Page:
Ireland players show their distress after failing to qualify for this year's World Cup
Ireland’s failure to qualify for this year’s World Cup led to months of turmoil in the women’s game in the country

The Irish Rugby Football Union says it will offer 43 professional contracts to women’s players in the country’s 15s and sevens squads next season.

It will be the first time Irish 15s players are paid after previous pro deals for a number of sevens players.

The IRFU said that contracts for the women’s players would “range up to €30,000 plus match fees and bonuses”.

Last December, a group of past and present Irish women’s players said they had lost “all confidence” in the IRFU.

An independent report into Irish women’s rugby was later commissioned with the IRFU promising to implement the 30 recommendations and to plough an additional €1m into the women’s game – in addition to apologising for past failures.

Then director of women’s rugby Anthony Eddy stepped down from his role shortly after the unveiling of the report, with previous national 15s coach Adam Griggs also having exited as Greg McWilliams took charge of the side.

Disquiet about the governance of the women’s game in Ireland came to a head after the country’s shock failure last September to qualify for this year’s World Cup.

McDarby appointed to new women’s post

On Thursday, the IRFU also announced that Gillian McDarby had been appointed to a newly created head of women’s performance and pathways role.

“To respect the importance of the upcoming test windows in Japan and the Sevens World Cup, the IRFU will discuss the details of the contracts with players before making further public pronouncements on these exciting developments,” said an IRFU statement.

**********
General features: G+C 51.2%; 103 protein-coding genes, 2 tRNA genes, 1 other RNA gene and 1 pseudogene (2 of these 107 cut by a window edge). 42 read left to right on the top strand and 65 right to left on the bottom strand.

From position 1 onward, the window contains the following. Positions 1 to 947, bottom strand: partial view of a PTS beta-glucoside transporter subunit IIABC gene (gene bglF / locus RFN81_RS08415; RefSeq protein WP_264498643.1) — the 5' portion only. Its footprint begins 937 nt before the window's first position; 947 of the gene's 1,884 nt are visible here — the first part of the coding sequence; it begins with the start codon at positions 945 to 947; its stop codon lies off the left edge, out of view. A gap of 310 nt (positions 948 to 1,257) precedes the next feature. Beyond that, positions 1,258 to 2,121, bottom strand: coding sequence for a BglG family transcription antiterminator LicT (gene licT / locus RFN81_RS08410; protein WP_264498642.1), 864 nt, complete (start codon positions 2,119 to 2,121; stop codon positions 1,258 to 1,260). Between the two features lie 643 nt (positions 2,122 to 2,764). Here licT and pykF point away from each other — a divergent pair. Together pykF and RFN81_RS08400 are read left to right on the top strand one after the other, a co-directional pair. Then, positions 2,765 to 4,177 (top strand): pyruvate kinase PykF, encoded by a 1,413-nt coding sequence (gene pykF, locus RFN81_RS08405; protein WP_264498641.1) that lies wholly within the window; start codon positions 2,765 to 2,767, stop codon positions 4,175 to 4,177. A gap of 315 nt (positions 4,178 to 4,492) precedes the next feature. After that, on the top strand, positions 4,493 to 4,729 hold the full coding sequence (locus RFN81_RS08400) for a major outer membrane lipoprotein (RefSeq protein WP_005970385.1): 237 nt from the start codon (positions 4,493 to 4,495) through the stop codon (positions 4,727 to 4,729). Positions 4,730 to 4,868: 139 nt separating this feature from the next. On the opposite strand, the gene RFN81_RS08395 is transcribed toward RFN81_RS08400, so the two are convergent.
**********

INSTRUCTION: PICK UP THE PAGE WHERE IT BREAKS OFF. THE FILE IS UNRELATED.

“The contracts have been benchmarked internationally and will range up to €30,000 plus match fees and bonuses.”

The IRFU said McDarby would be responsible for “the development, delivery, and implementation of the approved strategic and operational direction of the women’s rugby performance programme for both XVs and Sevens”.

McDarby was on Cycling Ireland’s board of directors from 2017 to 2021 and has worked as the IRFU’s high performance centre facilities and operations manager for the last two years.

“I’m looking forward to working with all stakeholders to bring the women’s game to the next level,” said McDarby.

“It’s also pleasing that my appointment coincides with the formal announcement of contracts for up to 43 female players. This is a major step forward for women’s rugby in Ireland.”

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